Type 1 diabetes, an autoimmune disease with no known cure, affects 1.25 million Americans. For years, scientists have been baffled by the disease, unable to determine its cause. But in a new study, researchers have made the discovery that germs could play a key role in the development of the disease.

The study, published in The Journal of Clinical Investigation, provides the first explanation for how the immune system is activated in Type 1 diabetes. Previous research has shown that killer T-cells — a type of white blood cell that normally protects the body from germs — contribute to the disease by destroying insulin-producing cells, known as beta cells.

"Killer T-cells are extremely effective at killing off germs, but when they mistakenly attack our own tissues, the effects can be devastating," said the study’s lead author Andy Sewell, a professor at Cardiff University, in a press release. "During type 1 diabetes, killer T-cells are thought to attack pancreatic beta cells. These cells make the insulin that is essential for control of blood sugar levels. When beta cells are destroyed, patients have to inject insulin every day to remain healthy."

Daily, life-long insulin injections are currently the only form of treatment for Type 1 diabetes. Scientists have long known that diet and lifestyle factors contribute to Type 2 diabetes. However, what triggers the immune system to attack beta cells in Type 1 diabetes has long eluded them.

But now, the researchers from Cardiff University’s System Immunity Research Institute have found a link between Type 1 diabetes, killer T-cells, and germs. With the help of powerful X-rays, the team discovered that some strains of bacteria can activate killer T-cells to attack the body.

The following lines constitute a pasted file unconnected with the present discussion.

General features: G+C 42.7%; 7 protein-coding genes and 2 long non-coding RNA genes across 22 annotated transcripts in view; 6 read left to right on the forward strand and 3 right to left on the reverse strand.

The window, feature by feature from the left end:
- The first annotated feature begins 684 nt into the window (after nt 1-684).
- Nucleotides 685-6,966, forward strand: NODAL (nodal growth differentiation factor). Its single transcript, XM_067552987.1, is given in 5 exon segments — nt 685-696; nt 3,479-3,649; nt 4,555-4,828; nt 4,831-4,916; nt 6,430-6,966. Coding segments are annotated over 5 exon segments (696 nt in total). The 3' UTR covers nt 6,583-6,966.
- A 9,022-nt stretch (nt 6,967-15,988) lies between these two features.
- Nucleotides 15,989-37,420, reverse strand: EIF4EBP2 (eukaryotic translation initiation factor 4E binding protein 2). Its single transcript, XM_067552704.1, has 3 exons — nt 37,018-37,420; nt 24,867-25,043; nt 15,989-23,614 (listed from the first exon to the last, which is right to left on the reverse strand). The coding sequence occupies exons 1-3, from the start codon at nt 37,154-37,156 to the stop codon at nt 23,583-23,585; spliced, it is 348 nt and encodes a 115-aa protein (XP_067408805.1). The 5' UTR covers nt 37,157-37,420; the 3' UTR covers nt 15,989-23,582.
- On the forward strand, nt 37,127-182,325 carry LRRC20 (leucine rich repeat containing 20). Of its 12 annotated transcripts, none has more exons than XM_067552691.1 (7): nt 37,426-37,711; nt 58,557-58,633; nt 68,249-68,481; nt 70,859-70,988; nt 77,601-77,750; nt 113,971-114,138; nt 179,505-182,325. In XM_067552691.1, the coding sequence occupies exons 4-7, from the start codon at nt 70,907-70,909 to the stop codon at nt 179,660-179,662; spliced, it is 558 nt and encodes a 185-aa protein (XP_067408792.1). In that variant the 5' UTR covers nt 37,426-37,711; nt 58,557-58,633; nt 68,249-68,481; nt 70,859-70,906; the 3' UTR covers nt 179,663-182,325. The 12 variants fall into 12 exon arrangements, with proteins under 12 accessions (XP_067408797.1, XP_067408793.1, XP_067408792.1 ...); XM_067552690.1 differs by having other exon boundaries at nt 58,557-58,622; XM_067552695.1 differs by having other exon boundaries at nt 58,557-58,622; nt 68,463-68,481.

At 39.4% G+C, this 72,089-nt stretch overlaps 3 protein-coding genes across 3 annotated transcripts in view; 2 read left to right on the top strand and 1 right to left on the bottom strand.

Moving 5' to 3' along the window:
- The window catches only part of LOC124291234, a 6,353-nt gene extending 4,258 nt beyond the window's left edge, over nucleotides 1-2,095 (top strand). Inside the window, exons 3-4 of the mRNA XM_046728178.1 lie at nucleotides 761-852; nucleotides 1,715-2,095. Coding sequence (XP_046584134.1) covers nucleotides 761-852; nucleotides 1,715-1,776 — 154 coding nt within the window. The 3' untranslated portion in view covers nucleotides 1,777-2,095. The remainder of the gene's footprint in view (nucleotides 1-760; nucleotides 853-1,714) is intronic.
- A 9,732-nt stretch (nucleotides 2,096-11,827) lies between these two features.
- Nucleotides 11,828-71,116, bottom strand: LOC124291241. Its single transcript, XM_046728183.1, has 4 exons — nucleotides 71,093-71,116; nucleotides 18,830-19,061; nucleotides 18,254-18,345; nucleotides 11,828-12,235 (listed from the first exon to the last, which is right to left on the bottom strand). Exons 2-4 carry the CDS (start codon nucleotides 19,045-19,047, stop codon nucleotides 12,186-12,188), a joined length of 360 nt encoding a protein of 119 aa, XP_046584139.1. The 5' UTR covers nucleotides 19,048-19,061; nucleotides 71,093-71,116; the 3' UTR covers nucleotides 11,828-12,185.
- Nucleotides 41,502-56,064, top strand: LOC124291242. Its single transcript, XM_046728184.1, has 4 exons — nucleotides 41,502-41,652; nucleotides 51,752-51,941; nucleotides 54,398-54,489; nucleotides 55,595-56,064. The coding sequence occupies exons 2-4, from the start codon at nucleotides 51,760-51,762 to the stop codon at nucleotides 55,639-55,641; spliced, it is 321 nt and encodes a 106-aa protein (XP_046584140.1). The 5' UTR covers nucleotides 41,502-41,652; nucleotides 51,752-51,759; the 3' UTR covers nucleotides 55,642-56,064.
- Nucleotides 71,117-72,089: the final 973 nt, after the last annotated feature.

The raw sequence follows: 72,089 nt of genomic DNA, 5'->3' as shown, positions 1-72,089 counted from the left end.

"We identified part of a bug that turns on killer T-cells so they latch onto beta cells,” Sewell said. “This finding sheds new light on how these killer T-cells are turned into rogues, leading to the development of type 1 diabetes."

The researchers noted that the finding could lead to the discovery of a better treatment, or even a cure. "This new finding, demonstrating how external factors may trigger T-cells to 'wake-up' and start attacking beta cells, helps to explain how this disease develops and could shape the future direction of new treatments and diagnostics,” said Dr. Matthias von Herrath, a professor at La Jolla Institute for Allergy and Immunology.

There is still much more research that needs to be done in order to determine the definite cause of Type 1 diabetes. In former studies, Cardiff’s research team discovered that killer T-cells were “cross-reactive,” meaning there could be a variety of triggers that stimulate killer T-cells to attack insulin-producing cells. However, discovering that germs are one external factor brings the research a step closer to advancing treatment for Type 1 diabetes, as well as other autoimmune diseases.

"Finding the cellular mechanisms behind the development of autoimmune diseases, such as Type 1 diabetes, could lead to treatments that help us lead longer, healthier lives,” said Professor Melanie Welham, Chief Executive at the Biotechnology and Biological Sciences Research Council (BBSRC), who co-funded the study.

Source: Cole DK et al. Hotspot autoimmune T cell receptor binding underlies pathogen and insulin peptide cross-reactivity. Journal of Clinical Investigation. 2016.